Endangering child not eligible for expungement here IN THE MATTER OF THE EXPUNGEMENT APPLICATION OF A.T. _______________________________ Argued October 10, 2019 â€“ Decided January 8, 2020 Before Judges Suter and DeAlmeida. On appeal from the Superior Court of New Jersey, Law Division, Ocean County.
SUPERIOR COURT OF NEW JERSEY APPELLATE DIVISION DOCKET NO. A-0509-18T2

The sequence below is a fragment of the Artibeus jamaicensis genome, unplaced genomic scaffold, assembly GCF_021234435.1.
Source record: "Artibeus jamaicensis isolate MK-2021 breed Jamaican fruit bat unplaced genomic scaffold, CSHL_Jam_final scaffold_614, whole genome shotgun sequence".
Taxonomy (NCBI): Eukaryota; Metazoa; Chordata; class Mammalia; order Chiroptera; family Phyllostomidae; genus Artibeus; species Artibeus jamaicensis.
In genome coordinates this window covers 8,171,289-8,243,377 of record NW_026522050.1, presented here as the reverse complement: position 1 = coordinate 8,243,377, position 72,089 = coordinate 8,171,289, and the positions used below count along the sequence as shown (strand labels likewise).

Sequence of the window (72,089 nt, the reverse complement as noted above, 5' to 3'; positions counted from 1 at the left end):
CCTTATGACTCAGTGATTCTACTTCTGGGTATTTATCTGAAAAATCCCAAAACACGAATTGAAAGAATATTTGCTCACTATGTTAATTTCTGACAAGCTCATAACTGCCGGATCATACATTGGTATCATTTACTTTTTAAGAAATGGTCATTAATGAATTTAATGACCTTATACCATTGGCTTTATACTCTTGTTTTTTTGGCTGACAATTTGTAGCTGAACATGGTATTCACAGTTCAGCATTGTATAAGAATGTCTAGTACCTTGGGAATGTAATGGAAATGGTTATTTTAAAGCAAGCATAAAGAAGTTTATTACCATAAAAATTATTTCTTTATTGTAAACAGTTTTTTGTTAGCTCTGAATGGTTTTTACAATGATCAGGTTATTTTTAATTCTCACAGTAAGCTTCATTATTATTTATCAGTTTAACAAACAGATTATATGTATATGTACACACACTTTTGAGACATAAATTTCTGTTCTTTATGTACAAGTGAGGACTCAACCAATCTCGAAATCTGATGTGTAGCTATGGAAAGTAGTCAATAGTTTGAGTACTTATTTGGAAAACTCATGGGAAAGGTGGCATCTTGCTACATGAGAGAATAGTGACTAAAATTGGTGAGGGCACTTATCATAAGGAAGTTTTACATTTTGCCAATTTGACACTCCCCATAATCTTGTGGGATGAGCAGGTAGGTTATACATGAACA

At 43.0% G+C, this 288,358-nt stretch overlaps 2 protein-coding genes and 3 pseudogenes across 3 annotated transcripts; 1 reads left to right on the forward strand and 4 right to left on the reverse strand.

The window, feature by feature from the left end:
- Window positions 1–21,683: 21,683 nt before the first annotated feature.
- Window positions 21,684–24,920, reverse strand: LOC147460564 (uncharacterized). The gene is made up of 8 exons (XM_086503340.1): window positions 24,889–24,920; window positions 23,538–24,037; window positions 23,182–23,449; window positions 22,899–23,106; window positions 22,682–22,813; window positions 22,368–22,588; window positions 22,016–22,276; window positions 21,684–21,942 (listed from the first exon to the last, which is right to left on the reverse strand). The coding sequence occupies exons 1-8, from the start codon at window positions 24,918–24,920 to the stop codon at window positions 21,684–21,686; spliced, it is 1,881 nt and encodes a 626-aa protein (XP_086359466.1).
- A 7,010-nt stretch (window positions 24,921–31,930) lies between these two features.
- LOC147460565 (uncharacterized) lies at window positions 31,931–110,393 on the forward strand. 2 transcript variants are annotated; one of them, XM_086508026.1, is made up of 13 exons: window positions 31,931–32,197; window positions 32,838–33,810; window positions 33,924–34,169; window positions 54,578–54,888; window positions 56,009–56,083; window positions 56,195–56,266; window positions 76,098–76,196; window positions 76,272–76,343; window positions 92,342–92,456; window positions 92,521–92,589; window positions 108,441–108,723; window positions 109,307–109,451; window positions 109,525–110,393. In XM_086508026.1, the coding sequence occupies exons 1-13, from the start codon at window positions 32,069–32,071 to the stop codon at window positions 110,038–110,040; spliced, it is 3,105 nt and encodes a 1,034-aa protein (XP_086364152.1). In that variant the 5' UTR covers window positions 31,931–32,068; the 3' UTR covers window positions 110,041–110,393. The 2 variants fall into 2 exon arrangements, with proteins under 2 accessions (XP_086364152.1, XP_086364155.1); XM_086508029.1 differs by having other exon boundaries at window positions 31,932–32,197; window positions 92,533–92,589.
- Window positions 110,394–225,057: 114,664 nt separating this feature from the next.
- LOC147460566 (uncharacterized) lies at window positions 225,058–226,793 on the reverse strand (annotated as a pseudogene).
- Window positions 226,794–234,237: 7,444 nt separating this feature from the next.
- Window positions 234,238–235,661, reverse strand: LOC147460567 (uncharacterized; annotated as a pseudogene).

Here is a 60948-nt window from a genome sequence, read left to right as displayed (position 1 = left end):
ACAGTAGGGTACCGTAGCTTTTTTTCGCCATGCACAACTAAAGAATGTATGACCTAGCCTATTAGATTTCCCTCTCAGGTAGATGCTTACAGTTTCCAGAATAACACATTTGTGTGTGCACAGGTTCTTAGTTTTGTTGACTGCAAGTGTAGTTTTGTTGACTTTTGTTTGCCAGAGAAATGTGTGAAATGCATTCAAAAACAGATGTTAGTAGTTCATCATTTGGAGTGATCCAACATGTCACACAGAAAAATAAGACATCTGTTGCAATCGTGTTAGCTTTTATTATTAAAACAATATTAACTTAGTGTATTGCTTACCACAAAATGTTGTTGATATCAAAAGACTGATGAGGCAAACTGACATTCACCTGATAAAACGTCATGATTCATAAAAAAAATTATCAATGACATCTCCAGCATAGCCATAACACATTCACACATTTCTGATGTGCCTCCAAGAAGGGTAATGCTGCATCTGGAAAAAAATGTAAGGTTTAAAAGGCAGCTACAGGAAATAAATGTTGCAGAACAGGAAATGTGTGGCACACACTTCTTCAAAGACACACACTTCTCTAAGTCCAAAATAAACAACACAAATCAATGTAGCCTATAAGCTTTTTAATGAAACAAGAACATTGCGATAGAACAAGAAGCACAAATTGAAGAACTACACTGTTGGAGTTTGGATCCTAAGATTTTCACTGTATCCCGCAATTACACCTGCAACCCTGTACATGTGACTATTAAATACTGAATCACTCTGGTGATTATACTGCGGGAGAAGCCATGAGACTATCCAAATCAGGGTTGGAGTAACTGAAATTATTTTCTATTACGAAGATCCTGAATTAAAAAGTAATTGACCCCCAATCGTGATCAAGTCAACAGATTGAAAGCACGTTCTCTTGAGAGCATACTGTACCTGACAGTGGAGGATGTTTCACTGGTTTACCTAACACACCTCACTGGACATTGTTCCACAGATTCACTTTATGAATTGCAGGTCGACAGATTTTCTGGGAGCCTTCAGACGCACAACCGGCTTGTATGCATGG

NOT FOR PUBLICATION WITHOUT THE APPROVAL OF THE APPELLATE DIVISION This opinion shall not "constitute precedent or be binding upon any court ." Although it is posted on the internet, this opinion is binding only on the parties in the case and its use in other cases is limited. R. 1:36-3. A.T. appeals the order denying expungement of his conviction for third degree endangering the welfare of a child, N.J.S.A. 2C:24-4(a). In State v. N.T., ___ N.J. Super. ___ (App. Div. 2019) (slip op. at 7-10), we recently held that an offense under N.J.S.A. 2C:24-4(a)â€”even if nonsexual in natureâ€”could not be expunged. Defendant's appeal raises the same legal issue raised in N.T. We find N.T.'s analysis is persuasive.1 The plain language of the expungement statute, N.J.S.A. 2C:52-2(b), precludes expungement of a conviction under N.J.S.A. 2C:24-4(a). We affirm the trial court's August 27, 2018 order. Petitioner was arrested in 2003 and charged with "luring, enticing a child by various means," N.J.S.A. 2C:13-6; aggravated sexual assault, N.J.S.A. 2C:14-2(a)(2); endangering the welfare of a child, N.J.S.A. 2C:24-4(a); and conspiracy to commit aggravated sexual assault, N.J.S.A. 2C:5-2. Petitioner pleaded guilty to the child endangerment count for serving alcohol to a minor and was sentenced to three years' probation, fines and penalties. The other charges were dismissed. Petitioner also was arrested in 2003 for simple assault causing bodily injury, N.J.S.A. 2C:12-1(a)(1). Petitioner pleaded guilty to the amended charge of violating a borough ordinance and was fined. 1 We are not bound by the opinion of another panel of the Appellate Division. See Brundage v. Estate of Carambio, 394 N.J. Super. 292, 298 n.4 (App. Div. 2007), rev'd on other grounds, 195 N.J. 575, 593 (2008). A-0509-18T2 2 Petitioner filed a petition in 2017 to expunge both of these convictions. It was amended to include a guilty plea in 2007 to violation of a local loitering ordinance. The prosecutor opposed petitioner's expungement application, arguing the conviction for child endangerment under N.J.S.A. 2C:24-4(a) could not be expunged. The petition was denied on August 27, 2018, and later, under Rule 2:5-1(b), the court amplified its reasons. On appeal, petitioner raises the following argument: THE COURT BELOW ERRED WHEN IT DENIED THE PETITION FOR EXPUNGEMENT. CONTRARY TO THE UNDERSTANDING OF THE COURT AND THE PROSECUTOR'S OFFICE, THE 2016 AMENDMENT TO N.J.S.A. 2C:52-2 DID NOT CHANGE THE PRIOR LAW, WHICH WAS THAT A NON-SEXUAL ENDANGERING THE WELFARE OF A MINOR WAS AN EXPUNGEABLE OFFENSE. "The Legislature's intent is the paramount goal when interpreting a statute and, generally, the best indicator of that intent is the statutory language." DiProspero v. Penn, 183 N.J. 477, 492 (2005) (citing Frugis v. Bracigliano, 177 N.J. 250, 280 (2003)). We are not to "rewrite a plainly-written enactment of the Legislature [or] presume that the Legislature intended something other than that expressed by way of the plain language." O'Connell v. State, 171 N.J. 484, 488 (2002). We cannot add qualifications the legislature did not include. DiProspero, 183 N.J. at 492 (citing Craster v. Bd. of Comm'rs, 9 N.J. 225, 230 A-0509-18T2 3 (1952)). We review this issue de novo because it raises an issue of statutory interpretation. Beim v. Hulfish, 216 N.J. 484, 497 (2014). The expungement statute 2 prohibits the expungement of certain convictions. Records of conviction for the following crimes specified in the New Jersey Code of Criminal Justice shall not be subject to expungement . . . subsection a. of N.J.S.2C:24-4 (Endangering the welfare of a child by engaging in sexual conduct which would impair or debauch the morals of the child, or causing the child other harm); paragraph (4) of subsection b. of N.J.S.2C:24-4 (Photographing or filming a child in a prohibited sexual act or for portrayal in a sexually suggestive manner); paragraph (3) of subsection b. of N.J.S.2C:24-4 (Causing or permitting a child to engage in a prohibited sexual act or the simulation of an act, or to be portrayed in a sexually suggestive manner); subparagraph (a) of paragraph (5) of subsection b. of N.J.S.2C:24-4 (Distributing, possessing with intent to distribute or using a file-sharing program to store items depicting the sexual exploitation or abuse of a child); subparagraph (b) of paragraph (5) of subsection b. of N.J.S.2C:24-4 (Possessing or viewing items depicting the sexual exploitation or abuse of a child) . . . . [ N.J.S.A. 2C:52-2(b) (emphasis added).] Petitioner's conviction under N.J.S.A. 2C:24-4(a) cannot be expunged under this statute. First, the expungement statute enumerates subsection "a" as 2 The expungement statute's recent amendment did not change the language relevant to this appeal. See L. 2019, c. 269. A-0509-18T2 4 one of the offenses that cannot be expunged. Next, the language in the parenthetical that follows the statutory citation includes conduct "causing the child other harm" without making any reference in that phrase to sexual conduct. A court is not to "presume that the Legislature intended something other than what it expressed in plain words." In re Plan for Abolition of the Council on Affordable Hous., 214 N.J. 444, 468 (2013). Where there is no ambiguity in the language of a statute, as is the case here, "a court's task is complete." Ibid. Petitioner was convicted under N.J.S.A. 2C:24-4(a) and a conviction under that statute can not be expunged. Petitioner contends this result was not the intent of the Legislature. He argues that reference in the parenthetical to "causing the child other harm" was limited to other harm caused by sexual conduct. In N.T., we explained: [t]he phrases "who engages in sexual conduct which would impair or debauch the morals of a child" and "who causes the child harm that would make the child an abused or neglected child" are separated by a comma and the word "or" indicates they are disjunctive and refer to a list of two distinct harms. [N.T., ___ N.J. Super. ___ (slip op. at 8).] Thus, we rejected petitioner's construction of the parenthetical. A-0509-18T2 5 Petitioner argues that the expungement statute has always allowed the expungement of convictions for non-sexual harms. Petitioner cites to the statute before it was amended in 2016 as evidence of this intent. Specifically, in 2004, when petitioner pleaded guilty, and until 2016, the statute provided: Records of conviction for the following crimes specified in the New Jersey Code of Criminal Justice shall not be subject to expungement . . . section 2C:24- 4a. (Endangering the welfare of a child by engaging in sexual conduct which would impair or debauch the morals of the child)[.] [ N.J.S.A. 2C:52-2(b) (1994).] It did not include reference to "other harms." The language "causing the child other harm" was added in 2016. The committee statement accompanying the bill provided the purpose of the amendment was to "update, using the accepted current citation format, the statutory citations for the list of criminal convictions that are not subject to expungement; such updating does not add any additional crimes to this list[.]" Statement of the Senate Judiciary Comm. to A. 206, 471, 1663, 2879, 3060, and 3108 (May 7, 2015). Because the original parenthetical only referenced sexual conduct, petitioner argues the Legislature did not intend to expand the list of prohibited crimes when it amended the statute in 2016 to add "other harm" that was not sexual in nature. A-0509-18T2 6 We rejected a similar argument in In re Expungement of W.S., 367 N.J. Super. 307, 312-13 (App. Div. 2004). W.S. concerned N.J.S.A. 2C:52-2(b)'s list of non-expungable offenses, specifically a conviction under "section 2C:14-2 (Aggravated Sexual Assault). . . ." Id. at 310. The statute prohibited expungement under N.J.S.A. 2C:14-2 without making a distinction between different degrees of the offense. It was the parenthetical that followed the statutory citation that gave rise to the question about the scope of the statute's prohibition. The issue in W.S. was "whether the parenthetical reference to 'aggravated sexual assault' following 'section 2C:14â€“2' in N.J.S.A. 2C:52â€“2(b) limit[ed] the violations of N.J.S.A. 2C:14â€“2 that [were] not subject to expungement to aggravated sexual assaults or [was it] simply an incomplete description of the offenses proscribed by N.J.S.A. 2C:14â€“2." Id. at 311. In W.S., we held the parenthetical that followed the statutory citation was "simply an incomplete and thus inaccurate description of this offense that does not limit the scope of the prohibition against expungement." Id. at 312-13. Here, the expungement statute unequivocally states that offenses under subsection "a" of N.J.S.A. 2C:24-4 cannot be expunged. In 2004, when petitioner pleaded guilty, paragraph "a" of the child endangerment statute provided: A-0509-18T2 7 Any person having a legal duty for the care of a child or who has assumed responsibility for the care of a child who engages in sexual conduct which would impair or debauch the morals of the child, or who causes the child harm that would make the child an abused or neglected child as defined in R.S.9:6-1, R.S.9:6-3 and P.L.1974, c. 119, s.1 (C.9:6-8.21) is guilty of a crime of the second degree. Any other person who engages in conduct or who causes harm as described in this subsection to a child under the age of [sixteen] is guilty of a crime of the third degree. [ N.J.S.A. 2C:24-4(a) (2001) (emphasis added).] At least since 1979, the statute has included reference in subsection "a" to "harm that would make the child an abused or neglected child." L. 1979, c. 178, Â§46. In 2013, the statute was amended. N.J.S.A. 2C:24-4(a)(1) now addresses "sexual conduct which would impair or debauch the morals of the child." N.J.S.A. 2C: 24-4(a)(2) addresses "harm that would make the child an abused or neglected child as defined in [specific sections of Title Nine]." Had the legislature intended to limit the expungement statute to sexual offenses only, it could have said so in the 2016 amendments because by then N.J.S.A. 2C:24-4(a) had been amended to create subsections (a)(1) and (a)(2). We observed in N.T. that "[t]he Legislature did not do so. We infer, through well-established law, that the omission was intentional." N.T., ___ N.J. Super. ___ (slip op. at 9) (citing Ryan v. Renny, 203 N.J. 37, 58, (2010)). A-0509-18T2 8 We conclude that the expungement statute's parenthetical prior to 2016 was not intended to limit the scope of the prohibition against expungement to sexual conduct only. To read the expungement statute otherwise would be to limit the legislature's inclusion of subsection "a" to just a portion of that statute, despite the Legislature's longstanding inclusion in N.J.S.A. 2C:24-4(a) of sexual and non-sexual offenses. Affirmed.